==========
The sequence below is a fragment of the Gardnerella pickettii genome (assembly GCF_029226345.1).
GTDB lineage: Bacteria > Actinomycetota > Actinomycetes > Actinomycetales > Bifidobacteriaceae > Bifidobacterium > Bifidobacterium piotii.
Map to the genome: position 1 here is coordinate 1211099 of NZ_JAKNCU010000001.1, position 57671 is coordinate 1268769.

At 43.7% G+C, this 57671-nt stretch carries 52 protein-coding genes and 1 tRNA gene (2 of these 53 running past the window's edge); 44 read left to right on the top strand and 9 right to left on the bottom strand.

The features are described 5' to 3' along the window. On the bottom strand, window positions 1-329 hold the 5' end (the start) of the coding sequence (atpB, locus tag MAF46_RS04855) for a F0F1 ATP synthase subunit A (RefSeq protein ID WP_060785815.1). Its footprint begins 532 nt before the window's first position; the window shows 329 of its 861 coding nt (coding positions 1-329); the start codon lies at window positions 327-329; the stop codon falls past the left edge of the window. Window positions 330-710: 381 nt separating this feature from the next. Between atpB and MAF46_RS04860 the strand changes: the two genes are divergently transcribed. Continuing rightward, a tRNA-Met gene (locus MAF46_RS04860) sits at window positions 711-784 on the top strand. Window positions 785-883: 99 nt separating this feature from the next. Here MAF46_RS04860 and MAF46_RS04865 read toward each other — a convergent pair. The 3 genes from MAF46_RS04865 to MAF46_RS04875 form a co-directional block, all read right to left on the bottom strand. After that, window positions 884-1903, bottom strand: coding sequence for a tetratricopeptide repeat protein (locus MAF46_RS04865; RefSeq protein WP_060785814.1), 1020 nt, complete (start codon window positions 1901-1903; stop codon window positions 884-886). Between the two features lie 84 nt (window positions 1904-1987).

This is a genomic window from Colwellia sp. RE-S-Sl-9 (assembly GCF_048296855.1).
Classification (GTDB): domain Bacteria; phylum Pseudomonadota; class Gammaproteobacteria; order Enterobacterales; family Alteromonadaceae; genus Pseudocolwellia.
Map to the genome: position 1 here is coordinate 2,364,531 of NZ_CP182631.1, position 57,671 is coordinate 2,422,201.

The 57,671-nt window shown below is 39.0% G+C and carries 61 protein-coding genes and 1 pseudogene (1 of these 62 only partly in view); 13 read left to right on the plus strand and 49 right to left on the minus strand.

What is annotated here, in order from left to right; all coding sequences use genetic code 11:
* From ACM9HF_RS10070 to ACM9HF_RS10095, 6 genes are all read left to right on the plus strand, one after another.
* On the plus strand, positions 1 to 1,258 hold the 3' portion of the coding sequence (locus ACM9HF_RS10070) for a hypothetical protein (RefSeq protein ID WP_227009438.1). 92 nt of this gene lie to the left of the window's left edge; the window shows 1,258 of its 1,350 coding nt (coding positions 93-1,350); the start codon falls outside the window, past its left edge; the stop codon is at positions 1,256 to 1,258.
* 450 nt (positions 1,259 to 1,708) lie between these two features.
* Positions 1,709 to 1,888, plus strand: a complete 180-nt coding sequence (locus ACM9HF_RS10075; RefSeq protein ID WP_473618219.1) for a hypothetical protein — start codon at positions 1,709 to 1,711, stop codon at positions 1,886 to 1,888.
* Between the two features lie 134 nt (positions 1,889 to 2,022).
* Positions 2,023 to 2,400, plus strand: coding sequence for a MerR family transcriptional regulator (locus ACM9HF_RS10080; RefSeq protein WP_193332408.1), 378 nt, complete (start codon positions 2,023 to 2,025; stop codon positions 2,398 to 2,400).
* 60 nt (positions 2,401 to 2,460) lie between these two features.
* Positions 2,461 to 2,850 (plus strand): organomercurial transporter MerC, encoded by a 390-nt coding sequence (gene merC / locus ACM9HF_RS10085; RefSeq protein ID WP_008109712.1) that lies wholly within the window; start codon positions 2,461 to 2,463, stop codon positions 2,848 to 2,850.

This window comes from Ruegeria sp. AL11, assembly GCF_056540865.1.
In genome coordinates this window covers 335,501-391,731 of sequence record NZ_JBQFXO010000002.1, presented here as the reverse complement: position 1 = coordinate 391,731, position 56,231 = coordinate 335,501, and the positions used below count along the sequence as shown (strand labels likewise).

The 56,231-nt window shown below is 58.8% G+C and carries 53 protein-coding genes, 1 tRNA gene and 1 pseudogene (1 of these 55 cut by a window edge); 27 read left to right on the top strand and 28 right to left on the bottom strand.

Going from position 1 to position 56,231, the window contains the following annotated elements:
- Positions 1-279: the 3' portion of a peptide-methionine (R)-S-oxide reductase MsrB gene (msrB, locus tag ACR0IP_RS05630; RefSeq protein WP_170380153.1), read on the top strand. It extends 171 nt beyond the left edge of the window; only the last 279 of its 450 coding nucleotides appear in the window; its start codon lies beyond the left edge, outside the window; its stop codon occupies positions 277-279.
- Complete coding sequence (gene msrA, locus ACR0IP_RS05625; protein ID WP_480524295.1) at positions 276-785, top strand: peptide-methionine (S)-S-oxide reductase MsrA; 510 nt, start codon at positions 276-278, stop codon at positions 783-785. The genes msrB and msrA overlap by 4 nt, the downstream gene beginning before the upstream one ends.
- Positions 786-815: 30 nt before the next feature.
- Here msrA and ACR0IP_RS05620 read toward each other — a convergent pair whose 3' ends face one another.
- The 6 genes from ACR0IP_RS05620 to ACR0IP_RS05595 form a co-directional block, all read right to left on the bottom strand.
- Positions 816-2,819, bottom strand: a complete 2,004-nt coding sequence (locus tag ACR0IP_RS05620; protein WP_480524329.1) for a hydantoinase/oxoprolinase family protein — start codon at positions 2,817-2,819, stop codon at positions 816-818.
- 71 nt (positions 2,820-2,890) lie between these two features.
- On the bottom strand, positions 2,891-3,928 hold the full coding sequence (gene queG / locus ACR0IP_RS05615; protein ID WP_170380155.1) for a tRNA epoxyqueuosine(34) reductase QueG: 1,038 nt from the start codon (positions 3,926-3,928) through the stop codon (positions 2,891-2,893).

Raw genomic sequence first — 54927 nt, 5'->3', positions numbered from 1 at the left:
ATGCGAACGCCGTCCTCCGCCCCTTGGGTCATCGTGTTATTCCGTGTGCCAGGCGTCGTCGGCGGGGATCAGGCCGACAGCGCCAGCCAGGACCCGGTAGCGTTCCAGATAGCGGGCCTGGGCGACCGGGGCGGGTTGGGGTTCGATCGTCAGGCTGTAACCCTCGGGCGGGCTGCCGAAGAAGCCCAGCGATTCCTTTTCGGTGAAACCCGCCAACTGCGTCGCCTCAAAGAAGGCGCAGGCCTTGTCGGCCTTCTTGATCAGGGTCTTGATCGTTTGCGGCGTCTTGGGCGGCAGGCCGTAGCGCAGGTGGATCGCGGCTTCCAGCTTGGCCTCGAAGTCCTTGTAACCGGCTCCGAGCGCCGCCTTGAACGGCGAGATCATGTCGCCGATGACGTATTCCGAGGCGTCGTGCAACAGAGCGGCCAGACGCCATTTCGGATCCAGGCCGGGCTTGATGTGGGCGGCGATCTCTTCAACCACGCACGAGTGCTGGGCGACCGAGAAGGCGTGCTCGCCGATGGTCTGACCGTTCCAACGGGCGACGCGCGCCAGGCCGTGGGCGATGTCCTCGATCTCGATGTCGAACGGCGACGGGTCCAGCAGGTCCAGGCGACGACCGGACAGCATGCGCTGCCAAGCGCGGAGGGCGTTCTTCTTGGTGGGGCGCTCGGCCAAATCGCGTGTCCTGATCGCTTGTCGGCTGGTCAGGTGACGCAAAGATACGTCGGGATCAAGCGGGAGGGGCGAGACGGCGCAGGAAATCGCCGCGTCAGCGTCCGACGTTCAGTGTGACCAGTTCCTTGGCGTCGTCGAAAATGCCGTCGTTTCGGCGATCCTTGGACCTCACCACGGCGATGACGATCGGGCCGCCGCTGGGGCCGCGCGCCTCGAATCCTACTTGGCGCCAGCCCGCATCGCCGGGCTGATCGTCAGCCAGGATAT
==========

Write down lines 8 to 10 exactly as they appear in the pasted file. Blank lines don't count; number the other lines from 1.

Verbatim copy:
Map to the genome: position 1 here is coordinate 2,364,531 of NZ_CP182631.1, position 57,671 is coordinate 2,422,201.

The 57,671-nt window shown below is 39.0% G+C and carries 61 protein-coding genes and 1 pseudogene (1 of these 62 only partly in view); 13 read left to right on the plus strand and 49 right to left on the minus strand.

What is annotated here, in order from left to right; all coding sequences use genetic code 11: